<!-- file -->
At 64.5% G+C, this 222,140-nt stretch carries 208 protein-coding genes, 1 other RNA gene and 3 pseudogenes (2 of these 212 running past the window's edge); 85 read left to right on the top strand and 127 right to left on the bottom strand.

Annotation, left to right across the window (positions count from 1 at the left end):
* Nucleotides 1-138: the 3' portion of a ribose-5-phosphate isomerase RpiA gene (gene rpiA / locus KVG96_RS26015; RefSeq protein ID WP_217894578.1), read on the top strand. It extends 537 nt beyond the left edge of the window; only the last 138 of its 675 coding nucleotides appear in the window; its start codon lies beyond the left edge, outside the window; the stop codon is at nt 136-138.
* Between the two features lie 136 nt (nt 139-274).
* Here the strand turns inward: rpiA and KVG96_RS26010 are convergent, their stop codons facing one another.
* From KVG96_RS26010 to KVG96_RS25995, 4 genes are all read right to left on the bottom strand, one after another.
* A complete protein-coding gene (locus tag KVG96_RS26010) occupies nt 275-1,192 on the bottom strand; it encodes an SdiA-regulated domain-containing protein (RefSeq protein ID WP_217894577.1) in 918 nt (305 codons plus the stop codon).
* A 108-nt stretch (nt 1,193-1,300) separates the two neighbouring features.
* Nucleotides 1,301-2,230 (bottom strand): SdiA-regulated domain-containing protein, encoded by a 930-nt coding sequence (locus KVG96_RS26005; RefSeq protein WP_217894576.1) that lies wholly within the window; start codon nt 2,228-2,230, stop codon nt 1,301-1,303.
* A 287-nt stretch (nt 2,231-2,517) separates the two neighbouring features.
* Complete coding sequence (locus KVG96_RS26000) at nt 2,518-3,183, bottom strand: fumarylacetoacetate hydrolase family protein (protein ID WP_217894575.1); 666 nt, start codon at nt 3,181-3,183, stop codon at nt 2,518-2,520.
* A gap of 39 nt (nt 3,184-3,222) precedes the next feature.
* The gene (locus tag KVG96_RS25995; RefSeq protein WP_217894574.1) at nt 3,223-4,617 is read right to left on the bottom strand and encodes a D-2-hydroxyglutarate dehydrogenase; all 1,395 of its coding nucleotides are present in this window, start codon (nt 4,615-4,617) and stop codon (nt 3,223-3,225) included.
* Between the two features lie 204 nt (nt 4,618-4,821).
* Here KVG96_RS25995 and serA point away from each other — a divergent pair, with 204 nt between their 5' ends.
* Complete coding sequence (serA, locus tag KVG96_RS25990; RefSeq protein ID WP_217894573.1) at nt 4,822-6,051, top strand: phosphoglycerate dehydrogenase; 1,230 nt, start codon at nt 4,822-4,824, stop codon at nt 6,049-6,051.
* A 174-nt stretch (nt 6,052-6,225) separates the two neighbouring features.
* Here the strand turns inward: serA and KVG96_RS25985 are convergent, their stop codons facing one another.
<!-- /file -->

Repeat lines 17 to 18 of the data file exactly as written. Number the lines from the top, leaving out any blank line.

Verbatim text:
* A 174-nt stretch (nt 6,052-6,225) separates the two neighbouring features.
* Here the strand turns inward: serA and KVG96_RS25985 are convergent, their stop codons facing one another.